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Definition of terms
The Hazard Analysis and Critical Control Points program, which is commonly a part of an industry quality assurance program.
Also expressed as T/50 or T1/2. The time taken for a substance to decrease by half.
A small, portable pesticide sprayer that can be carried and operated manually.
From s. 3 of the Agvet Code:
Includes transportation, storage, processing, use or disposal.
Water that contains certain minerals, usually calcium and magnesium sulfate, chlorides or carbonates in solution, to the extent that a curd or precipitate, rather than a lather, forms when soap is added. Very hard water may cause objectionable precipitates in some herbicidal sprays.
A chemical applied to a plant before harvest to make it easier to machine harvest the crop, often by reducing the amount of foliage.
The day a crop is removed from its site of growth, as from a tree, bush or vine or cut (as in the case of forage).
The period between the last application of a pesticide to a crop and the harvest, usually defined by law.
The above-ground parts (stems and stalks) of potatoes, peas, beans, etc. (without the pods in the case of legumes).
A chemical that kills off the potato plant tops to facilitate harvest.
The inherent property of an agent (eg pesticide) or situation that has the potential to cause adverse effects when an organism, system, or (sub)population is exposed to that agent or situation.
|hazard characterisation, hazard identification|
The qualitative and/or quantitative description and evaluation of a hazard. An evaluation of the dose—response relationship for each of the adverse effects caused by a substance.
The identification—through animal and human studies, in vitro studies and structure—activity relationships—of adverse health effects associated with an exposure to an agent.
The determination whether a substance (at any dose) can cause an increase in the incidence of adverse effects, and the qualitative evaluation of these induced adverse effects.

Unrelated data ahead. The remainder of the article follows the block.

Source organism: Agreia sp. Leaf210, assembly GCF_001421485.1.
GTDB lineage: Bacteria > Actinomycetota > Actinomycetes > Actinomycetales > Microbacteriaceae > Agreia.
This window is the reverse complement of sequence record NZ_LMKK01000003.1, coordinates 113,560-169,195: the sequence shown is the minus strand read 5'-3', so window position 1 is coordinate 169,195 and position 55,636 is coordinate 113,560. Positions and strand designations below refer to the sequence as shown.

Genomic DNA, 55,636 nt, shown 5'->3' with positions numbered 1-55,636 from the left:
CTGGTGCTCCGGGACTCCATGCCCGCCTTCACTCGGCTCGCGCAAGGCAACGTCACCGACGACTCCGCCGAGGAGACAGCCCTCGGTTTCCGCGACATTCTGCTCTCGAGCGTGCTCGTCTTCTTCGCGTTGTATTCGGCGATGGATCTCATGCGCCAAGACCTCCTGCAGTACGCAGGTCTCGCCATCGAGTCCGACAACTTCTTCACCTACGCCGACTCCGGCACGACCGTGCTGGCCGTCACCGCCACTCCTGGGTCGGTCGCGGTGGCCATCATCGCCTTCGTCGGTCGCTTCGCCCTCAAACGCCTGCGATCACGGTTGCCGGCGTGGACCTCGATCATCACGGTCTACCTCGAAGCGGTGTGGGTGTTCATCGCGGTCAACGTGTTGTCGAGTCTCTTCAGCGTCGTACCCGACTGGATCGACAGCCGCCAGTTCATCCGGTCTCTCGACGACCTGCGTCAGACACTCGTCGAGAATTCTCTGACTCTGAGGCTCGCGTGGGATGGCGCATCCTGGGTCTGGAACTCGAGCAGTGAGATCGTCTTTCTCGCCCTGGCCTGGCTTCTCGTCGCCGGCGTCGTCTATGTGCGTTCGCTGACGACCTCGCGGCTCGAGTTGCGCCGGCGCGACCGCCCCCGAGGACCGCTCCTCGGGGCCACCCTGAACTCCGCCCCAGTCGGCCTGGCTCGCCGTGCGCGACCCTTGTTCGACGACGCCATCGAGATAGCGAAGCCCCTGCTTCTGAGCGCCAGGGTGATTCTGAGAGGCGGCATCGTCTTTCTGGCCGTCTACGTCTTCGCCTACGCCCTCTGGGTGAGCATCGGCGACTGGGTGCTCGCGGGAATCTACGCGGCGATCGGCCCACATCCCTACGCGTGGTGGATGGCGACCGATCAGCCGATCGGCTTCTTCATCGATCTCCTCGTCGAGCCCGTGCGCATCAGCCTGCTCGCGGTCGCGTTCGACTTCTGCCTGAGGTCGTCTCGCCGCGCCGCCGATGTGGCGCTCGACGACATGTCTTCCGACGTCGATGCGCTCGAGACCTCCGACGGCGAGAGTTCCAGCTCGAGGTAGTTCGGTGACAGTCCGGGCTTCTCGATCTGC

When the seed head of a plant begins to emerge from the sheath.
A claim on a label that relates the nutrient(s) in a product to risk reduction of a disease condition (eg milk is a good source of calcium; a calcium-rich diet can reduce the risk of developing osteoporosis).
The monitoring of individuals for the purpose of identifying changes in their health status due to occupational exposure to a hazardous substance.
A term loosely applied to those metallic elements readily precipitated from solution as the sulphide; but, in particular, referring to antimony, arsenic, cadmium, copper, lead, mercury and selenium, which, at relatively low concentrations, are highly toxic to many forms of life.
Internal parasites of animals that take the form of roundworms (nematodes), flatworms, flukes (trematodes) or tapeworms (cestodes).
Plants that are perennial, but not woody shrubs.
Plants that have soft stems, such as annuals, biennials, and perennials that normally die back to the ground during winter.
Vascular plants that do not develop persistent woody tissue above ground.
Herbaceous plants grown especially for grazing. This excludes crops such as cereals, oilseeds, and vegetable and cole crops.
Any substance or mixture of substances intended for preventing, destroying or controlling any unwanted plant, including algae or aquatic weeds.
|broad-spectrum herbicide, non-selective herbicide, herbicide modifier, herbicide resistance, selective herbicide|
A chemical substance used with herbicides to change their herbicidal properties by a physiological mechanism. This includes safeners, synergists, extenders, etc., but not compounds that may modify herbicidal activity by chemical or physical mechanisms, such as surfactants.
The ability of a plant to complete its life cycle and grow normally despite exposure to high rates of a herbicide that is lethal to susceptible plants (ie the plant is not injured by exposure to above normal rates of herbicide).